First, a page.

This article argues that the recent rapid decline in agriculture in Zambia is due to a combination of decades of mismanagement and ill-conceived policies under structural adjustment programmes (SAPs), and assesses how these have affected the majority of the neglected small-scale farmers on whom food security so heavily depends. IMF/World Bank policies have not been popular in Zambia, and were blamed by the government for the country's economic decline. Yet Zambia has to date failed to implement any agreed strategy rigorously, and the on-again/off-again character of the reforms has made it almost impossible to assess the impact of the attempted structural adjustments. It has, however, been widely recognized that the social costs of adjustment measures are more heavily borne by those in the lowest income strata. The article deals in particular with the impact of adjustment on women, changes in patterns of cropping, and changes in incomes, allocations of time, and patterns of consumption. It also looks at future prospects, arguing that it remains to be seen if the policies of the new government will actually benefit the majority of peasant households. Notes, ref.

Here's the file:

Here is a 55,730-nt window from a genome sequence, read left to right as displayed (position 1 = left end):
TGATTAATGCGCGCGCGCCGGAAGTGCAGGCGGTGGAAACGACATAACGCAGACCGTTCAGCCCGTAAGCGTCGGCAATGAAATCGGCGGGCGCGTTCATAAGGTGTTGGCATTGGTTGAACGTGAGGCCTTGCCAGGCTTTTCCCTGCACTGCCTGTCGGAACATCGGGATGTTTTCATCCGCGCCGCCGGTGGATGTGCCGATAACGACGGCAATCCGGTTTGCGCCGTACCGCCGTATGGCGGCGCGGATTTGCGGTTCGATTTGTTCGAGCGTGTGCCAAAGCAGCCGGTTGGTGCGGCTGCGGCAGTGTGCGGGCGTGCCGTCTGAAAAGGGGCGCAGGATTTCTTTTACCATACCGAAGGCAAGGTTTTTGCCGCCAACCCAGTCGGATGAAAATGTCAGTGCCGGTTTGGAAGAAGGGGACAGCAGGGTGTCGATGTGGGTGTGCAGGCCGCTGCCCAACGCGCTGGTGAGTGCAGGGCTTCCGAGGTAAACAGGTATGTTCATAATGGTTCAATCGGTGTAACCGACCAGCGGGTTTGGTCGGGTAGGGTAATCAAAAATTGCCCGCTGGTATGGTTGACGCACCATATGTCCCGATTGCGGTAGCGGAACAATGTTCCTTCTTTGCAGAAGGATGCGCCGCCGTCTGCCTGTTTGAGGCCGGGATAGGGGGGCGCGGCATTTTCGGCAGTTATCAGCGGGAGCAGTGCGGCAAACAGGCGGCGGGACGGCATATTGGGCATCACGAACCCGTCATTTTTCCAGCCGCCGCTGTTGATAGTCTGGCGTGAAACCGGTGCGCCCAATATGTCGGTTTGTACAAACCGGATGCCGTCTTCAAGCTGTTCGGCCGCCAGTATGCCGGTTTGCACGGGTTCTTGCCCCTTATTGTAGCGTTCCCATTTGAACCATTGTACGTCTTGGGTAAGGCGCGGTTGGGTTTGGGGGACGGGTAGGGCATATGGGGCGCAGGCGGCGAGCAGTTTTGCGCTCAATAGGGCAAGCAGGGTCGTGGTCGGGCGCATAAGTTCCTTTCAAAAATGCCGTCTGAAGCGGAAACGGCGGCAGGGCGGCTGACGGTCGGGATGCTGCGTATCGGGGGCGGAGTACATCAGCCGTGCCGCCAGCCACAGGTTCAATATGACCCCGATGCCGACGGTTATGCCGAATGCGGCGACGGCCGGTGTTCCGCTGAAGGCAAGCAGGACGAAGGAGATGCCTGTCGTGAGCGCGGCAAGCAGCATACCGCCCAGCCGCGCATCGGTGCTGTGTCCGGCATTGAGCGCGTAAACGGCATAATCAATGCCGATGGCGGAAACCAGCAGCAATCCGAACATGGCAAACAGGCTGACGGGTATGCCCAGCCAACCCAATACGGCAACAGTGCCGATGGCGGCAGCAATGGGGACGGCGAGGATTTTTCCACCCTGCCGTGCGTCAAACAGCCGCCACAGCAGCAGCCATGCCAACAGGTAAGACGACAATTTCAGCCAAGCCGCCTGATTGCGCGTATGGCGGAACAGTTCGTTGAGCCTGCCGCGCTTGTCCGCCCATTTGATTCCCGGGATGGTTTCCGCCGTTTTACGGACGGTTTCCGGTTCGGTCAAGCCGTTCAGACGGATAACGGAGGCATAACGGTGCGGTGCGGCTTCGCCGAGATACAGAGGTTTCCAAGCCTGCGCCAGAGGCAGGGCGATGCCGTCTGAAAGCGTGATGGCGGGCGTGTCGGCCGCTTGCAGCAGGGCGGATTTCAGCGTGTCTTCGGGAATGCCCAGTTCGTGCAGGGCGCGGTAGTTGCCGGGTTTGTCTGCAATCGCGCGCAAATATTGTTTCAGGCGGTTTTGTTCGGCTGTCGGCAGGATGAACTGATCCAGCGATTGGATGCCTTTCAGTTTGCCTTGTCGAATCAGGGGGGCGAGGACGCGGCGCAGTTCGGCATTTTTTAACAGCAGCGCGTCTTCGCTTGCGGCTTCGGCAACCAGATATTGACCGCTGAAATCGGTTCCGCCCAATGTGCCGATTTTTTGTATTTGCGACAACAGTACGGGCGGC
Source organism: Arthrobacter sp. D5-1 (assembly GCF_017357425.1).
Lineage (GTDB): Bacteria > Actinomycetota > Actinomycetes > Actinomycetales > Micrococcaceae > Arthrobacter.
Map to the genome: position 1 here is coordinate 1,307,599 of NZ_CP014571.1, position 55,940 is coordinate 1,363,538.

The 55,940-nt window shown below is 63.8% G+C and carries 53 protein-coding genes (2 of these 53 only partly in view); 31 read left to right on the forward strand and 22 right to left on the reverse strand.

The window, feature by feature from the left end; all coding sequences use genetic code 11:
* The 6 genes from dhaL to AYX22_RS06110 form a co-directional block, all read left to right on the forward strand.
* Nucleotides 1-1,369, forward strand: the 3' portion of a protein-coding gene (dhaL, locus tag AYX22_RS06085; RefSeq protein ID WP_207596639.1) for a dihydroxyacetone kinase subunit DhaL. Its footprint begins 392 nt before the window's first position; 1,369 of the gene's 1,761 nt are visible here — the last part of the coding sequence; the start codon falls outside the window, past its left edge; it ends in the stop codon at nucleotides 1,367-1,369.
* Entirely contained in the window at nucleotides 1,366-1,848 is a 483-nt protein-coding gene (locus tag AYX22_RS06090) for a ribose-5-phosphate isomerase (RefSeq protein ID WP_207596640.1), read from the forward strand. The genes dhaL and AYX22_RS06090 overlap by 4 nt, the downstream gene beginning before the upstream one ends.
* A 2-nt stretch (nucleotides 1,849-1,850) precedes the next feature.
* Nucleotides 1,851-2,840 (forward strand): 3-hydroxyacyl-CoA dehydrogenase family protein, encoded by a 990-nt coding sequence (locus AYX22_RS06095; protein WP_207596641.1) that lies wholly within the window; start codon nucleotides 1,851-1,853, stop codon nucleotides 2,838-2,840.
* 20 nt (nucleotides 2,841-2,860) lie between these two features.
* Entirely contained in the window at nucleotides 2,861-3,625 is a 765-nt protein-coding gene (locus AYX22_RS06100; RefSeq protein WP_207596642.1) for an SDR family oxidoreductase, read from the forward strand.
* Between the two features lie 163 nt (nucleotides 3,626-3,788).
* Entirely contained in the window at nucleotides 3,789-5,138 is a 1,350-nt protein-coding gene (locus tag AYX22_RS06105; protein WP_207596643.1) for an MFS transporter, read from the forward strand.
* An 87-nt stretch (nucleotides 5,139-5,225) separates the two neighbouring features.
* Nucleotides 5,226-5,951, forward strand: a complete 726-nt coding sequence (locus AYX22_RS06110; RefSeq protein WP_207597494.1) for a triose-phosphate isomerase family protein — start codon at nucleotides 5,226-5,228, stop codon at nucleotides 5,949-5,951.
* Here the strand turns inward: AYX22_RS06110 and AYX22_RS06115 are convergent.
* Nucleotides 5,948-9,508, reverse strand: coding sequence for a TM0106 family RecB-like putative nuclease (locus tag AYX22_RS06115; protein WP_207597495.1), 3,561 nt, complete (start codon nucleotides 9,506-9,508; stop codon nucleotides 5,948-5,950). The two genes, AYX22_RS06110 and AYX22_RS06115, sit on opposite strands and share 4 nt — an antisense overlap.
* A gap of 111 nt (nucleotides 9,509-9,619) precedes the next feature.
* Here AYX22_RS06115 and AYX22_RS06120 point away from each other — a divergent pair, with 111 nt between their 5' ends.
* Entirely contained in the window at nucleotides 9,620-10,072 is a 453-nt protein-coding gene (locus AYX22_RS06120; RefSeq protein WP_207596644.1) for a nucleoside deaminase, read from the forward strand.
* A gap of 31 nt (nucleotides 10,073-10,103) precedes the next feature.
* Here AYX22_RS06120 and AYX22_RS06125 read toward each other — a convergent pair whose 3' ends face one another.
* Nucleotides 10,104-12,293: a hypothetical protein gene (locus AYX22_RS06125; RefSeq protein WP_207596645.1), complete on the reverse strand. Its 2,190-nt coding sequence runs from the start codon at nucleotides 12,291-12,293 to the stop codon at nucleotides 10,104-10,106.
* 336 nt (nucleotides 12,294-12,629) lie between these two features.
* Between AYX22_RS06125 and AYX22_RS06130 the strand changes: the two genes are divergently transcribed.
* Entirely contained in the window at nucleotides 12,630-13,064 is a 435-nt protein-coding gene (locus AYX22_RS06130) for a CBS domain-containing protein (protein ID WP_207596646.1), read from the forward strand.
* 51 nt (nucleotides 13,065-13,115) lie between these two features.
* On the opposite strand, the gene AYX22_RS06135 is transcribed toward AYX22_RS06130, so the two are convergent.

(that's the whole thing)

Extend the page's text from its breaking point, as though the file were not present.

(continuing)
Mendeley saves you time finding and organizing research
Choose a citation style from the tabs below